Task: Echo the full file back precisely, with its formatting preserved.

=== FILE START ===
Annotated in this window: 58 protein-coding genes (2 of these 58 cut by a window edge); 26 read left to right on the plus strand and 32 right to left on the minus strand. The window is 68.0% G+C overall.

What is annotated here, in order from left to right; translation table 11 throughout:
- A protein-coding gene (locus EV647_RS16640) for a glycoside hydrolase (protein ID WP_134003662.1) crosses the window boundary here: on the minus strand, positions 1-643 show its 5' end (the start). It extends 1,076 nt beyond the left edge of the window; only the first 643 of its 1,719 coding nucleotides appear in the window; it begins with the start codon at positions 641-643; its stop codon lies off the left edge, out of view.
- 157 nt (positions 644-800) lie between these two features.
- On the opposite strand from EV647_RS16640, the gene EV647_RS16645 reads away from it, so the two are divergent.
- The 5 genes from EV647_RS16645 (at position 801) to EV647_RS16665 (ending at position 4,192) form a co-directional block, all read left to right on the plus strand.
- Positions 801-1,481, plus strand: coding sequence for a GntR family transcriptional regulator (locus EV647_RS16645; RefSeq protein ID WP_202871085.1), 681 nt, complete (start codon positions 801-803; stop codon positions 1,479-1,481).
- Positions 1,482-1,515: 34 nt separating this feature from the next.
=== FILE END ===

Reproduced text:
Annotated in this window: 58 protein-coding genes (2 of these 58 cut by a window edge); 26 read left to right on the plus strand and 32 right to left on the minus strand. The window is 68.0% G+C overall.

What is annotated here, in order from left to right; translation table 11 throughout:
- A protein-coding gene (locus EV647_RS16640) for a glycoside hydrolase (protein ID WP_134003662.1) crosses the window boundary here: on the minus strand, positions 1-643 show its 5' end (the start). It extends 1,076 nt beyond the left edge of the window; only the first 643 of its 1,719 coding nucleotides appear in the window; it begins with the start codon at positions 641-643; its stop codon lies off the left edge, out of view.
- 157 nt (positions 644-800) lie between these two features.
- On the opposite strand from EV647_RS16640, the gene EV647_RS16645 reads away from it, so the two are divergent.
- The 5 genes from EV647_RS16645 (at position 801) to EV647_RS16665 (ending at position 4,192) form a co-directional block, all read left to right on the plus strand.
- Positions 801-1,481, plus strand: coding sequence for a GntR family transcriptional regulator (locus EV647_RS16645; RefSeq protein ID WP_202871085.1), 681 nt, complete (start codon positions 801-803; stop codon positions 1,479-1,481).
- Positions 1,482-1,515: 34 nt separating this feature from the next.